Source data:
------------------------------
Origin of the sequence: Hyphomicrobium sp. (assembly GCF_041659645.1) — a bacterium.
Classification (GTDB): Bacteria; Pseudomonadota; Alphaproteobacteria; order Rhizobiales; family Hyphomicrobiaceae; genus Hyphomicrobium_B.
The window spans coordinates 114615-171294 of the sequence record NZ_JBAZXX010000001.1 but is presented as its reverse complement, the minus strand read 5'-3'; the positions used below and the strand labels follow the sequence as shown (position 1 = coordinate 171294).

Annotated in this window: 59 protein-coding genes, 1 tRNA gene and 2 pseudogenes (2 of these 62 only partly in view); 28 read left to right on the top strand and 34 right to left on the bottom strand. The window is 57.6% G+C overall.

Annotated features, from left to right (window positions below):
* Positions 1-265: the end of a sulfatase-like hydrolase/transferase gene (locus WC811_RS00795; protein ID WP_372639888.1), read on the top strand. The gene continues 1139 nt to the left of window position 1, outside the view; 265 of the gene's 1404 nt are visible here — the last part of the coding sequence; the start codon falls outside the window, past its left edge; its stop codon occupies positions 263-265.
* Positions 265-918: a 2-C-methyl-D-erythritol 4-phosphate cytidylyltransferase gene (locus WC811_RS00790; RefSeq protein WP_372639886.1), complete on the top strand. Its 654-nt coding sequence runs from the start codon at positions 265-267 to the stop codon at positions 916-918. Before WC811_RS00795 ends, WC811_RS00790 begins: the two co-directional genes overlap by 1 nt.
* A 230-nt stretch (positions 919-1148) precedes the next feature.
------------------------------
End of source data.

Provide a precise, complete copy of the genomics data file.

Origin of the sequence: Hyphomicrobium sp. (assembly GCF_041659645.1) — a bacterium.
Classification (GTDB): Bacteria; Pseudomonadota; Alphaproteobacteria; order Rhizobiales; family Hyphomicrobiaceae; genus Hyphomicrobium_B.
The window spans coordinates 114615-171294 of the sequence record NZ_JBAZXX010000001.1 but is presented as its reverse complement, the minus strand read 5'-3'; the positions used below and the strand labels follow the sequence as shown (position 1 = coordinate 171294).

Annotated in this window: 59 protein-coding genes, 1 tRNA gene and 2 pseudogenes (2 of these 62 only partly in view); 28 read left to right on the top strand and 34 right to left on the bottom strand. The window is 57.6% G+C overall.

Annotated features, from left to right (window positions below):
* Positions 1-265: the end of a sulfatase-like hydrolase/transferase gene (locus WC811_RS00795; protein ID WP_372639888.1), read on the top strand. The gene continues 1139 nt to the left of window position 1, outside the view; 265 of the gene's 1404 nt are visible here — the last part of the coding sequence; the start codon falls outside the window, past its left edge; its stop codon occupies positions 263-265.
* Positions 265-918: a 2-C-methyl-D-erythritol 4-phosphate cytidylyltransferase gene (locus WC811_RS00790; RefSeq protein WP_372639886.1), complete on the top strand. Its 654-nt coding sequence runs from the start codon at positions 265-267 to the stop codon at positions 916-918. Before WC811_RS00795 ends, WC811_RS00790 begins: the two co-directional genes overlap by 1 nt.
* A 230-nt stretch (positions 919-1148) precedes the next feature.